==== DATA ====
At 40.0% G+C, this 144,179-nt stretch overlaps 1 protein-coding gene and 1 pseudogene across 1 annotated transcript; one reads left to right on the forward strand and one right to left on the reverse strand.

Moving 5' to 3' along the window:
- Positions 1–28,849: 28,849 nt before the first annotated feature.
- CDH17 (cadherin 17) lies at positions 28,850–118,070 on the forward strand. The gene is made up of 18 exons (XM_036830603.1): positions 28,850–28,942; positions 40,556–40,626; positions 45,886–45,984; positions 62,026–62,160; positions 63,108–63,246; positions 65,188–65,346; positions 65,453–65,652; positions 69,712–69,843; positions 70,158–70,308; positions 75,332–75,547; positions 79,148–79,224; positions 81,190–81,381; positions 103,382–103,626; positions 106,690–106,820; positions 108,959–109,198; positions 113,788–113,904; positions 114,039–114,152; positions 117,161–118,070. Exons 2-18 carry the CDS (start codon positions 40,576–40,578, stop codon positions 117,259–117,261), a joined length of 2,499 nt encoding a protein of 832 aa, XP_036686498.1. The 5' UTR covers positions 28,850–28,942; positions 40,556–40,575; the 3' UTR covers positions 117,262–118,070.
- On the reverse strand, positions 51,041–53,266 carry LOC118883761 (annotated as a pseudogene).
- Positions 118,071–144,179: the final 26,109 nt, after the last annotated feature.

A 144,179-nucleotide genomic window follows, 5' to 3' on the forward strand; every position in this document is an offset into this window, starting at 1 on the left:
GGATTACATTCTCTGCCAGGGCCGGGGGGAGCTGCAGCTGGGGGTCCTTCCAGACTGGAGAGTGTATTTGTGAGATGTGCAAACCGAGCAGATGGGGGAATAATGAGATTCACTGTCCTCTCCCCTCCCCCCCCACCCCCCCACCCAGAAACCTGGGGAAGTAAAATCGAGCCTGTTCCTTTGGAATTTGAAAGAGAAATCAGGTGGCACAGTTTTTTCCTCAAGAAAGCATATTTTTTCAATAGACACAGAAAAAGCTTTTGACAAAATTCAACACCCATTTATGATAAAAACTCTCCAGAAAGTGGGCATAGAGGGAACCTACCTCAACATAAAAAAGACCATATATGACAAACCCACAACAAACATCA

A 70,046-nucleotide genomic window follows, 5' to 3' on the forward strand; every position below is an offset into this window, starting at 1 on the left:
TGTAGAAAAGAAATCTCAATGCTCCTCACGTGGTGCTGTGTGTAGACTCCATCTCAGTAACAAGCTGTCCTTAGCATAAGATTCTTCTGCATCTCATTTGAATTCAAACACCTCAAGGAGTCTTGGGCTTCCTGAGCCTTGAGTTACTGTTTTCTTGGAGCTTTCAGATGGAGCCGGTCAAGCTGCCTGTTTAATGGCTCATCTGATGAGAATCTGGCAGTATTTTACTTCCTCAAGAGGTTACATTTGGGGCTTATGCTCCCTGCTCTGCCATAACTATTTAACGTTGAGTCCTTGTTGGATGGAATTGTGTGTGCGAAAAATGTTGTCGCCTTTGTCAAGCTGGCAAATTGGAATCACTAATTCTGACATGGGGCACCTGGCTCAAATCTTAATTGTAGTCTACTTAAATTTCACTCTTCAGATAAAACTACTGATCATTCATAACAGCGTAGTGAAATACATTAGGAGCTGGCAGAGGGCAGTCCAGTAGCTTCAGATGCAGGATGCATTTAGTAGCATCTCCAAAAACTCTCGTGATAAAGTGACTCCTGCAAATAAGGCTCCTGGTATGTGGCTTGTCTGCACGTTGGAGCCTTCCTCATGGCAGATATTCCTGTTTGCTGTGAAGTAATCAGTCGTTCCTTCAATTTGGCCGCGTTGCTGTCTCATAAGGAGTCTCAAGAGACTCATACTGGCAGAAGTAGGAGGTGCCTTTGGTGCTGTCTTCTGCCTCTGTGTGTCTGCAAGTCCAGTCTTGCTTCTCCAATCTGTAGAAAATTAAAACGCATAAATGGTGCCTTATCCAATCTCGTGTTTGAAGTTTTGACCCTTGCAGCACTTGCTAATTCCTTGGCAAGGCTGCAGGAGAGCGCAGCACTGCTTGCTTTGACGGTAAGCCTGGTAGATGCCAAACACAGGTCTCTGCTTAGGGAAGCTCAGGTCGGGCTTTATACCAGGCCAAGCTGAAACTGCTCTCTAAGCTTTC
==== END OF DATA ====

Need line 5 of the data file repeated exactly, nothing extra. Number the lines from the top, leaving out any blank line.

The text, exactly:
- On the reverse strand, positions 51,041–53,266 carry LOC118883761 (annotated as a pseudogene).